Mediators can increase the likelihood of a negotiated settlement by bringing the skills, creativity, and influence of trained, impartial third parties to bear on the problem. Perhaps more importantly, frequently mediation can save time and money.
Mediation keeps your options open, and reduces issues of conflict. Although most people who begin mediation have a successful conclusion, some do not. If mediation doesn’t work, you can still sue, and go to court or engage in arbitration. Because mediation is totally voluntary, if an impasse occurs, one can still litigate or undertake another dispute resolution process. But, even when mediation is not completely successful, you may resolve some areas of dispute, reducing the number of issues left to be determined.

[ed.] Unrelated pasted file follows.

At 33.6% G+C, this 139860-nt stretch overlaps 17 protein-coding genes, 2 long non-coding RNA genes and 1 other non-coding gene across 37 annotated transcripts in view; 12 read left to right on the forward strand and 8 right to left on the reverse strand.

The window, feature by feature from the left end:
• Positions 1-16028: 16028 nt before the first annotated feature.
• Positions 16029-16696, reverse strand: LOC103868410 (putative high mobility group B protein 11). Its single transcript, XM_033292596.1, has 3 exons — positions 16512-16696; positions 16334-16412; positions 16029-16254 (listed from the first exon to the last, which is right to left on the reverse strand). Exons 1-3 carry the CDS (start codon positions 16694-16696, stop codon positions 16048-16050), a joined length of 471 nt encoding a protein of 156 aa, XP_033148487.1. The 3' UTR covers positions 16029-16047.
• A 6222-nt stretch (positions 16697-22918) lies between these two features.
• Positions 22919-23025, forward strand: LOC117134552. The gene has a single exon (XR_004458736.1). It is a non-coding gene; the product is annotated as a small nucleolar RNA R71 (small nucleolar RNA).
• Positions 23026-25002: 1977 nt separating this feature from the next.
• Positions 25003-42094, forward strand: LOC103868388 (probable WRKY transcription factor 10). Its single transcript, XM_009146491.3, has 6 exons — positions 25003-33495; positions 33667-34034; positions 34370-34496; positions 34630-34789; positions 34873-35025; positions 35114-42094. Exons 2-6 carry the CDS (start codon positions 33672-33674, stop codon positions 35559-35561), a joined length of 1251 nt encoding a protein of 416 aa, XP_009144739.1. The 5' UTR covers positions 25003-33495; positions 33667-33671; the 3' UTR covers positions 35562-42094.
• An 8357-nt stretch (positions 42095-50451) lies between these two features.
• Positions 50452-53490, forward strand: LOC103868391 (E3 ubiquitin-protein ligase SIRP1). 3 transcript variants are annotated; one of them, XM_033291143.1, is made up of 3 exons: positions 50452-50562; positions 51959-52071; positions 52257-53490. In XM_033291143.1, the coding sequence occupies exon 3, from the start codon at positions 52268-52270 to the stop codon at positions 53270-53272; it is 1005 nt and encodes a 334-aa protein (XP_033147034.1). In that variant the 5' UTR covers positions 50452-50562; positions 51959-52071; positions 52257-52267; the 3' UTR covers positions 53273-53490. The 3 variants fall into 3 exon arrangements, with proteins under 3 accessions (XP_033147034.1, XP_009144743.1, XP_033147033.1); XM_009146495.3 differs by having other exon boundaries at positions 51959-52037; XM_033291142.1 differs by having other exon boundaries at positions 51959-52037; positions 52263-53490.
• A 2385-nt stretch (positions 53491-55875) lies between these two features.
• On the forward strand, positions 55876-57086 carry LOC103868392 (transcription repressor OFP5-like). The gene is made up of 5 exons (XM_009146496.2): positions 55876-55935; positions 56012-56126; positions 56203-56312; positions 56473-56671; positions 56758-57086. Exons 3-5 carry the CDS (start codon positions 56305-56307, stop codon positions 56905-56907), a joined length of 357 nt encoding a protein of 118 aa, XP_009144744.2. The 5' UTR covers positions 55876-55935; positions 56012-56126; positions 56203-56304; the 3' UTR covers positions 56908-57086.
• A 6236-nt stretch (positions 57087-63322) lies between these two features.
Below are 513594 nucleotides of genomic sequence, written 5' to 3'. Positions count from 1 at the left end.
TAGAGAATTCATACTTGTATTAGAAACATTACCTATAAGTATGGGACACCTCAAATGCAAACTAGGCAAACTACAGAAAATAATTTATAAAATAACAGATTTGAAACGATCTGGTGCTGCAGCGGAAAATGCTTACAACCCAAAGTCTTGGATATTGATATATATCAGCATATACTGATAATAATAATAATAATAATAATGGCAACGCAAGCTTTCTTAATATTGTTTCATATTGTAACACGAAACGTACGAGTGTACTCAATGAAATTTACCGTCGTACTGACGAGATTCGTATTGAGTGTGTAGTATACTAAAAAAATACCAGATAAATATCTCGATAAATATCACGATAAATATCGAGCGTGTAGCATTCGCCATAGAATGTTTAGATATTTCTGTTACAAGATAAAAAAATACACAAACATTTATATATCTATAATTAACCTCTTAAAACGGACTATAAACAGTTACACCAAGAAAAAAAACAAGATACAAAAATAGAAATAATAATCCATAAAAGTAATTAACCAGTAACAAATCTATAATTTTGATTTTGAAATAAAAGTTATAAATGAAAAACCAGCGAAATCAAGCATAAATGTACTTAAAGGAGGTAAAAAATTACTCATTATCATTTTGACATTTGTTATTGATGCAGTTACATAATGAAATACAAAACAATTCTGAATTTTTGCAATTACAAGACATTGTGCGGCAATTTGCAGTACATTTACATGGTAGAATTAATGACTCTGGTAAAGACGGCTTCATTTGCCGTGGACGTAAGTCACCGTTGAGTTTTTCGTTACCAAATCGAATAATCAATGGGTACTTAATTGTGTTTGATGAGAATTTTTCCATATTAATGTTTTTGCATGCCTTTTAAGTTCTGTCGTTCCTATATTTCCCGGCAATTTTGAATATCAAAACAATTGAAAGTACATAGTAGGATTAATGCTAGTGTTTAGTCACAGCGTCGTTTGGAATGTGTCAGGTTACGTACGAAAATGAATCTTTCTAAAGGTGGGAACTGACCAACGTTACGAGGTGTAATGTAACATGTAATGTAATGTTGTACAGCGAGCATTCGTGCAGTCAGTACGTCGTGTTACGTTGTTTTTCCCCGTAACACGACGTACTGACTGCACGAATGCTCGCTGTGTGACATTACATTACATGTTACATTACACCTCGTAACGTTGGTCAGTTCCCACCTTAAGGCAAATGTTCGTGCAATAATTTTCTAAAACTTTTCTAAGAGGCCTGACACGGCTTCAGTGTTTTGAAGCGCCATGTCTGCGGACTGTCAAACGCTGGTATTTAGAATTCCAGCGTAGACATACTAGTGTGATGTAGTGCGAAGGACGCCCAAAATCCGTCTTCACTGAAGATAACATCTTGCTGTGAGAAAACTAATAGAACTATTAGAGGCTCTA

Studies show that mediation can increase compliance. Many people resent decisions imposed by others with power – legal or not. It is important to consider that court orders are not self-enforcing which means that if one party fails to comply with the terms of a court order, the other party must incur the costs of requesting a court to assist in enforcement. The goal of mediation is to reach an agreement that everyone can live with after each of you has had a direct role in negotiating the terms along with a chance to clear the air. Since agreements reached in mediation were brokered and agreed to by both of you, you tend to have a sense of legal obligation towards the agreements and a psychological sense of commitment because they are your own agreements. It is possible that you will find you are both more likely to follow through in good faith because the agreements were reached voluntarily.